LIRNEasia research fellow, Nuwan Waidyanatha, will be part of a panel discussion on ‘Rapidly Reconnecting the Disconnected in Disasters‘ at the Asia Pacific Regional Internet Governance Forum to be held in Bangkok from 26 to 29 July, 2017. The session, titled “Cry for Help!” is meant to expose participants to low-cost, easy-to-use tech and foster an environment which challenges experts through dialogue and participatory exercises. “Rapid Restoration of Access to Telecommunication” (RREACT) – AP is highly susceptible to disasters. Telecommunications, as a critical infrastructure, is vital for crisis management.
The digital world is exploding with uncountable data. Millions of users generate information via thousands of sources every day. This data is then consumed for a number of purposes from business to entertainment. Is there a purpose and potential for big data beyond business and entertainment? The big data team at LIRNEasia is trying to answer this question.
The second panel was on digital rights and multistakeholderism. I did not think there can be much debate about a Rorschach inkblot so I devoted only one slide to it and made some passing comments, which still managed to elicit some response from the people who live under the protection of the concept. Digital rights was where the robust exchange occurred. Not because of the relatively uncontroversial issue of governments being prevented from arbitrarily shutting down the Internet and the underlying telecom networks that I proposed. But it was because one of the panelists proposed the wholesale importation of the European data protection regime and rights such as the “right to be forgotten.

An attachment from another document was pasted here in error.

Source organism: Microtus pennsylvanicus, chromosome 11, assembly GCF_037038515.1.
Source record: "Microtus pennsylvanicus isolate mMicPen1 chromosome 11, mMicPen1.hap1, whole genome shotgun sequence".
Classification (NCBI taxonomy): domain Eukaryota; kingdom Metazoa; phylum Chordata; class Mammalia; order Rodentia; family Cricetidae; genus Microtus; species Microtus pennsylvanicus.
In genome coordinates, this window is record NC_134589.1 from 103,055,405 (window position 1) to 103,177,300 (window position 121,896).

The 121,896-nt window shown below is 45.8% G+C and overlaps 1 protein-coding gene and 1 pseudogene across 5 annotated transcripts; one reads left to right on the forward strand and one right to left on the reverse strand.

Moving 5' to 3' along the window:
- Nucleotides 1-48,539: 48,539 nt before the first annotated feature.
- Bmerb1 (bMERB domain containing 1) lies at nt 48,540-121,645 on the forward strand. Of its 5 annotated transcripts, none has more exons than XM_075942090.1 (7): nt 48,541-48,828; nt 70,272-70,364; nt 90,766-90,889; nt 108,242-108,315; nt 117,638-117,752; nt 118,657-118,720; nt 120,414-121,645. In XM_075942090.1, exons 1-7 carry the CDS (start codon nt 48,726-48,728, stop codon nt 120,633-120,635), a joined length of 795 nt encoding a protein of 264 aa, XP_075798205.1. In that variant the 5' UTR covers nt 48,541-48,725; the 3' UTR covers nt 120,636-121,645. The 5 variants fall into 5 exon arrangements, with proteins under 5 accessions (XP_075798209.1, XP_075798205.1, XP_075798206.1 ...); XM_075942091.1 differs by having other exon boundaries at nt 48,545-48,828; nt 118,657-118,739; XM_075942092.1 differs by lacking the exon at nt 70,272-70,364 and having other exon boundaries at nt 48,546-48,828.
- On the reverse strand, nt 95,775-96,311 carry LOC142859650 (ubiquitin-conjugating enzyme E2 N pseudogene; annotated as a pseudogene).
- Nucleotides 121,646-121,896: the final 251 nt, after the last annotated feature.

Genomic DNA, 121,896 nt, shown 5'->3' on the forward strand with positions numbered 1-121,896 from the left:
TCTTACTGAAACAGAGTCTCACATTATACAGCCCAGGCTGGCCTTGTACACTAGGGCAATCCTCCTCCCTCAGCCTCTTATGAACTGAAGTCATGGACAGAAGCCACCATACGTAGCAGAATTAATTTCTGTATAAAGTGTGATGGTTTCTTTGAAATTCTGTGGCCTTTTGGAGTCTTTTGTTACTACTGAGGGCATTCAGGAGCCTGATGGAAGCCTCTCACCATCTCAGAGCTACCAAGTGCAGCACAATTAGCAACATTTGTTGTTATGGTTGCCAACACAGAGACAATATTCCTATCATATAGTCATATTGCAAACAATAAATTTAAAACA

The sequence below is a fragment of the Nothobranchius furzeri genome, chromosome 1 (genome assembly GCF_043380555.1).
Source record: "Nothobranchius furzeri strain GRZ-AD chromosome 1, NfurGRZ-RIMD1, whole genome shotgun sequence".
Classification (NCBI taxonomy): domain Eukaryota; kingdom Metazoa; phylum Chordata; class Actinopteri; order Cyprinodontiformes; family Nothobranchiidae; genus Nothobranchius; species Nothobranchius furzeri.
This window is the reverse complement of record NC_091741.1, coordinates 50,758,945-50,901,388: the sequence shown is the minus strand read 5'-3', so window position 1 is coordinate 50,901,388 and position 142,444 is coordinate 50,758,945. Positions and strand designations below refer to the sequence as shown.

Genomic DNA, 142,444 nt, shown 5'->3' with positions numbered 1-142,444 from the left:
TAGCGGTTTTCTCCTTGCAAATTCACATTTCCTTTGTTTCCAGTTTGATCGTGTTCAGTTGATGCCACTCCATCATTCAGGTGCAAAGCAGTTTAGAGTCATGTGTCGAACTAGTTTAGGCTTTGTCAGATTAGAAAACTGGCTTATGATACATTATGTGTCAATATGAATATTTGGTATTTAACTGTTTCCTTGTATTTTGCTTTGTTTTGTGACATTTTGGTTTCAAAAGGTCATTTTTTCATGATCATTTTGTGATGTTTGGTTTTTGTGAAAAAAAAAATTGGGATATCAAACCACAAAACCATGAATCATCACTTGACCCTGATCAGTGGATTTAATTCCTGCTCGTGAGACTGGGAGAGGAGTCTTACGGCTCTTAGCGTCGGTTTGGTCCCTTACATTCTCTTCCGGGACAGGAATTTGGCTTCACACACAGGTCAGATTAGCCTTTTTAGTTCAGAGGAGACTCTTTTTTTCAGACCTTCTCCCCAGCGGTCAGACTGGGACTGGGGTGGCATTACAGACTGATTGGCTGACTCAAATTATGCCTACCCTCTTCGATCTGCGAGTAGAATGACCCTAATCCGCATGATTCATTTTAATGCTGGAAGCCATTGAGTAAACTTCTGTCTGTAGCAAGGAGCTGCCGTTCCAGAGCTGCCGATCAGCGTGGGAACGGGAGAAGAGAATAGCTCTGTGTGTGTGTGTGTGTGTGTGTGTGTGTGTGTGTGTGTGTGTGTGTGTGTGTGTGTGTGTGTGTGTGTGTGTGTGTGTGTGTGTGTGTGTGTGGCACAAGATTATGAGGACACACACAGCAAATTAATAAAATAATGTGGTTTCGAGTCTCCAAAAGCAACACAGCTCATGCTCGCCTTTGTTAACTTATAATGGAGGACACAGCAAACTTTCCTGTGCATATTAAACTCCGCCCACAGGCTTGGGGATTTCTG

Yesterday I participated in two panel discussions at the Sri Lanka Internet Governance Forum 2017. IGFs are primarily intended to permit an exchange of ideas among public, private and civil society stakeholders, helping to make the overall process of governance better. Government was represented on both panels as was the private sector. The audience was not the most informed or energetic, but that was possibly because the organizers conducted proceedings in English. In the first panel the theme was SDGs.
It’s just over two days since we presented the findings of the online freelancing work to the media, government and the private sector in Colombo. And on the other side of the world, in Guadalajara, Mexico, Helani Galpaya reports: One of my 3 panels today at the UN IGF in Mexico. This one on “The Future of Work”. Vint Cert (co-panellist, also BTW a “co-father” of the Internet etc) looks on disapprovingly it seems, but actually he & I agreed on the need for constant re-skilling in the digital economy (even in microwork platforms). Unlike some other speakers who called for more unionization, lamented the job losses and the problems and changes to traditional life-time jobs due to the emergence of the gig/sharing economy without acknowledging the positives.
Helani Galpaya and Shamistra Soysa participated in the second IGF (2007) held in Rio. But in 2015 our engagement was an order of magnitude higher. Helani participated in two Main Sessions and five workshops. She also spoke at a side event organized by Deutsche Welle for media personnel from Africa. Tuesday, November 10 9:00am-10:30am WS 126 Can Internet rights and access goals be reconciled?